From a distance, it’s just possible to believe that University of Waterloo engineering professor Safieddin (Ali) Safavi-Naeini, who currently occupies the NSERC/ BlackBerry Industrial Research Chair in wireless communication, has a dull, dry and theoretical job in academia.

But that assessment would likely be wrong. Safavi-Naeini is currently working on the next generation of advanced, low cost “intelligentantennas, for use initially in communications between cars, aircraft, ship and satellites, but also eventually for use in consumer goods such as cell-phones, computers and anything needing to be connected to a larger, next generation (5G and beyond) network.

And Safavi-Naeini isn’t working alone on this project. As the director of the Centre for Intelligent Antenna and Radio Systems (CIARS), he’s backed by some of the finest minds in the field.

CIARS new intelligent antenna module inventor team

Members of the new intelligent antenna module inventor team at CIARS include (from left to right) PhD student Hussam Al-Saedi, research scientist Dr. Suren Goigoyan, research scientist Dr. Wael Abdel-Wahab, PhD student Mohammad Fereidani and CIARS director, Prof Salieddin Safivi-Naeini.

CIARS Partners with C-Com Satellite Systems to Build Patented Modular Scalable Millimeter-Wave Phased Array Technology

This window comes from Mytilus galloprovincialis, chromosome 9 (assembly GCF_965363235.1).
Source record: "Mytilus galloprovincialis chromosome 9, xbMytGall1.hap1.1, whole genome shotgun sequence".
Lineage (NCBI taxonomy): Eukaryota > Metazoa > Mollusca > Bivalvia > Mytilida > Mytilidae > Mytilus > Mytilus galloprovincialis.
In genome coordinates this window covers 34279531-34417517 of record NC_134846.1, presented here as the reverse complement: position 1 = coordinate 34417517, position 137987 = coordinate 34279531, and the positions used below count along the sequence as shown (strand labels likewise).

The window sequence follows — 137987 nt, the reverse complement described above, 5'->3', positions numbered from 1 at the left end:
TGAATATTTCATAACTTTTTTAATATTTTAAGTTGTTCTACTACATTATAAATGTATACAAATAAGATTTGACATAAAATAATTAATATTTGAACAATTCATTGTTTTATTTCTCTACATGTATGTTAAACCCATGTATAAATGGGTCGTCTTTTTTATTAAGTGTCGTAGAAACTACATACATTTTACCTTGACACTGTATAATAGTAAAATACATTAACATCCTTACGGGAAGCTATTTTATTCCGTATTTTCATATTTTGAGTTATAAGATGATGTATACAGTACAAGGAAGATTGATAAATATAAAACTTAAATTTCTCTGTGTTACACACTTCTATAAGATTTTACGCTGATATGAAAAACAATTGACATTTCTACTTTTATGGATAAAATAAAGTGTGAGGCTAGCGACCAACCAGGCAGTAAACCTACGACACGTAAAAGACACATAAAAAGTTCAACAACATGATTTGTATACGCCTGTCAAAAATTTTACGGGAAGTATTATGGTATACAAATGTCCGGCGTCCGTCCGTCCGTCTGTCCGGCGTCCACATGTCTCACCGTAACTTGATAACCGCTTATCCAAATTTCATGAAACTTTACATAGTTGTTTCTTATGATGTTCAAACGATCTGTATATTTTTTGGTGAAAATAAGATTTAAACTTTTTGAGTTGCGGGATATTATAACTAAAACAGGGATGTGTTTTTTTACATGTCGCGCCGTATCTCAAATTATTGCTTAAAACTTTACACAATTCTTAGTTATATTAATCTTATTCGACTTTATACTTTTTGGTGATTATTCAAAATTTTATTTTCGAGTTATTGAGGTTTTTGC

A phased array antenna module project is a partnership with C-Com Satellite Systems Inc. an Ottawa, Ontario-based company which, as outlined in the May 4th, 2016 C-Com press release, “C-Com Reports Successful Tests Using Patented Ka-Band Phased Array Technology,” expects to use the developed technology to shake up the satellite antenna industry.

This new phased array/phase shifting technology should have a significant impact on the satellite antenna business moving forward. This development will make it possible to deploy low cost, low weight, low profile Ku, Ka or hybrid Ku/Ka-band antenna system combinations for fixed and mobile satellite broadband communication applications.

The secret of this new phased array antenna module technology is deceptively simple

According to Safavi-Naeini, the new passive antenna modules (the building blocks of the “intelligent phased array system”) can be manufactured in a variety of shapes and sizes able to conform to planar and curved surfaces, using existing 3D printers designed for the construction of low-cost circuits.

A typical phased array is composed of many radiating elements, each with its own separate phase shifter. Dr. Safavi-Naeini’s breakthrough is the development of a small and low-cost intelligent array module which includes a phase shifter, without any active costly and power consuming component, on a printed board compatible with standard circuit board technology and manufacturing techniques.

The completed array will even continue to function if some of the 3D printed phase array components are damaged – a boon for industry, and ultimately for everyone who will rely on this technology to connect their portable devices.